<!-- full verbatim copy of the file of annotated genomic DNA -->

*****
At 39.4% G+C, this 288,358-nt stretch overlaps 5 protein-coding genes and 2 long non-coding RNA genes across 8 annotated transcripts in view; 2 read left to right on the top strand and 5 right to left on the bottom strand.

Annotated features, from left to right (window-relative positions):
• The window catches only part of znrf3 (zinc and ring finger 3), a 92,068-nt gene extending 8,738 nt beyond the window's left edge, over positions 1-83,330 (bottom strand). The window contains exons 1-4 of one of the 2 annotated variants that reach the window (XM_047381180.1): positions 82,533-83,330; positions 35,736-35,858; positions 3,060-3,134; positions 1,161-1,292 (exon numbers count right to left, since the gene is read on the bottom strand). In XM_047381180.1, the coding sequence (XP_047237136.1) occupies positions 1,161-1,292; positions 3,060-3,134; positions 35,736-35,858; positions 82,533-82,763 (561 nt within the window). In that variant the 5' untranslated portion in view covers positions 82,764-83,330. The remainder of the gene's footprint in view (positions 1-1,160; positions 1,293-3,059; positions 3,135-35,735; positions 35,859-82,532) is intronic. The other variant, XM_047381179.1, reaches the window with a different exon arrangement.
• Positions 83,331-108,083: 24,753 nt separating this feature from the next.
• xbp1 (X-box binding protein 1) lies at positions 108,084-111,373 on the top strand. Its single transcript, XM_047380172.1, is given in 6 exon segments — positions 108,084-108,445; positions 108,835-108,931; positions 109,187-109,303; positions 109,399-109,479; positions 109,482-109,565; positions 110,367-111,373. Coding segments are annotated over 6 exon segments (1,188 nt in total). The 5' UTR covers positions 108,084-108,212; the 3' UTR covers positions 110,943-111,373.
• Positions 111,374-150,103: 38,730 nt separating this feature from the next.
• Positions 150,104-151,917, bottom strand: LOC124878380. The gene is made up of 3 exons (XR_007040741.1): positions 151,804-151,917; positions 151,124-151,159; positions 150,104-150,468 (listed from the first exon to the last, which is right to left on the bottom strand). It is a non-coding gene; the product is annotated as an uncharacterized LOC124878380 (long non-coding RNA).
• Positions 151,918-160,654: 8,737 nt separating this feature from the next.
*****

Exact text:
At 39.4% G+C, this 288,358-nt stretch overlaps 5 protein-coding genes and 2 long non-coding RNA genes across 8 annotated transcripts in view; 2 read left to right on the top strand and 5 right to left on the bottom strand.

Annotated features, from left to right (window-relative positions):
• The window catches only part of znrf3 (zinc and ring finger 3), a 92,068-nt gene extending 8,738 nt beyond the window's left edge, over positions 1-83,330 (bottom strand). The window contains exons 1-4 of one of the 2 annotated variants that reach the window (XM_047381180.1): positions 82,533-83,330; positions 35,736-35,858; positions 3,060-3,134; positions 1,161-1,292 (exon numbers count right to left, since the gene is read on the bottom strand). In XM_047381180.1, the coding sequence (XP_047237136.1) occupies positions 1,161-1,292; positions 3,060-3,134; positions 35,736-35,858; positions 82,533-82,763 (561 nt within the window). In that variant the 5' untranslated portion in view covers positions 82,764-83,330. The remainder of the gene's footprint in view (positions 1-1,160; positions 1,293-3,059; positions 3,135-35,735; positions 35,859-82,532) is intronic. The other variant, XM_047381179.1, reaches the window with a different exon arrangement.
• Positions 83,331-108,083: 24,753 nt separating this feature from the next.
• xbp1 (X-box binding protein 1) lies at positions 108,084-111,373 on the top strand. Its single transcript, XM_047380172.1, is given in 6 exon segments — positions 108,084-108,445; positions 108,835-108,931; positions 109,187-109,303; positions 109,399-109,479; positions 109,482-109,565; positions 110,367-111,373. Coding segments are annotated over 6 exon segments (1,188 nt in total). The 5' UTR covers positions 108,084-108,212; the 3' UTR covers positions 110,943-111,373.
• Positions 111,374-150,103: 38,730 nt separating this feature from the next.
• Positions 150,104-151,917, bottom strand: LOC124878380. The gene is made up of 3 exons (XR_007040741.1): positions 151,804-151,917; positions 151,124-151,159; positions 150,104-150,468 (listed from the first exon to the last, which is right to left on the bottom strand). It is a non-coding gene; the product is annotated as an uncharacterized LOC124878380 (long non-coding RNA).
• Positions 151,918-160,654: 8,737 nt separating this feature from the next.